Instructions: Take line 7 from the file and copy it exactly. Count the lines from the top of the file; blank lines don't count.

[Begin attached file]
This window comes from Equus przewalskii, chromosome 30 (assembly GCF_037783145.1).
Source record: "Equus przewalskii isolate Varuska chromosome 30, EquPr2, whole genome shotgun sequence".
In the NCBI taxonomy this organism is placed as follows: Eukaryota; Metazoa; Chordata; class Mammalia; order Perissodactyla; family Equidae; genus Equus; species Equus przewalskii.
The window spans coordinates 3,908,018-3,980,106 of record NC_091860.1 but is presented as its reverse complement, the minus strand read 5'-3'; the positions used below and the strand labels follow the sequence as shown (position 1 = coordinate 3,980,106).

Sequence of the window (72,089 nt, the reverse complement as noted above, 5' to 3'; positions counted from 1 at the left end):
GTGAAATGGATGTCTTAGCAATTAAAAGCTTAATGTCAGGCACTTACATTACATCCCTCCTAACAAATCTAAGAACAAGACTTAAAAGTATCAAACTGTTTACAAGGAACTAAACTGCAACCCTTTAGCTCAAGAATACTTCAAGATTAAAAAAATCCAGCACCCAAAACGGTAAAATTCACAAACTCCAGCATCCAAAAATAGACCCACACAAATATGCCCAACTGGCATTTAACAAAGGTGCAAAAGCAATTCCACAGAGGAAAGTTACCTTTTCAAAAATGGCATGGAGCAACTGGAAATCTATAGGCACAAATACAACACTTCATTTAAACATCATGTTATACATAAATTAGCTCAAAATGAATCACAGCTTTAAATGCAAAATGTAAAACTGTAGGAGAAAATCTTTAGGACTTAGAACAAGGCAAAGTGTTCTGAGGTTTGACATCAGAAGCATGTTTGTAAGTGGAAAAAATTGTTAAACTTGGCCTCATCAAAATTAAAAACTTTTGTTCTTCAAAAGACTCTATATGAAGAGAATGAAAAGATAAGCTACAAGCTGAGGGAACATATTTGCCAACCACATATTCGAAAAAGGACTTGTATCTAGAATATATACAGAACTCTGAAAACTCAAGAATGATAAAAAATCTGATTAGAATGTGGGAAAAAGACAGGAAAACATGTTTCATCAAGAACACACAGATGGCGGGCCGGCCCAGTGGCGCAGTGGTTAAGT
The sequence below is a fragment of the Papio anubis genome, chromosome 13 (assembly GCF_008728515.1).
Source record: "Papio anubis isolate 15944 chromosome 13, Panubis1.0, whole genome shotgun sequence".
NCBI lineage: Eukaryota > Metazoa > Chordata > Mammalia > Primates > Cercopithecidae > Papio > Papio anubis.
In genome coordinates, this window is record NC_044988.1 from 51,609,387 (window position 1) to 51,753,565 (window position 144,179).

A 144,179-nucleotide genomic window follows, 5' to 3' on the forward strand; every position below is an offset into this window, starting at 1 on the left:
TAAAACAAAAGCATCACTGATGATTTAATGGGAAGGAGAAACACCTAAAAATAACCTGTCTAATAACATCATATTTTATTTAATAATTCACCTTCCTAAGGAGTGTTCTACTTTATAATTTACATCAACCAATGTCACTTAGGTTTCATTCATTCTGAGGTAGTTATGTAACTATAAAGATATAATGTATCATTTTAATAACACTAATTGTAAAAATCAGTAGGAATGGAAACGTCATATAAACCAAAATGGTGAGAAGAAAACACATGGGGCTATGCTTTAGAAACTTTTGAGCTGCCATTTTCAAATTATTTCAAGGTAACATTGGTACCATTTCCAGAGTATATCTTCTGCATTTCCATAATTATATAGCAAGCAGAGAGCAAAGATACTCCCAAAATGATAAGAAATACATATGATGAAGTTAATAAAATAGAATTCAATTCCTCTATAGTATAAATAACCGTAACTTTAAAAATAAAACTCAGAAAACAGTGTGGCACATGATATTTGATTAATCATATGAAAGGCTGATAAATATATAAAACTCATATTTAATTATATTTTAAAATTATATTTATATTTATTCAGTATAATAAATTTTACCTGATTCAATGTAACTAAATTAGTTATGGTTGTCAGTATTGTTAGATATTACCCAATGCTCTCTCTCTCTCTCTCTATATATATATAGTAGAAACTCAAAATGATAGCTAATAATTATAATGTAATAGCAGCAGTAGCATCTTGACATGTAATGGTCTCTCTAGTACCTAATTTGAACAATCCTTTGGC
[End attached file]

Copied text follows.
The sequence below is a fragment of the Papio anubis genome, chromosome 13 (assembly GCF_008728515.1).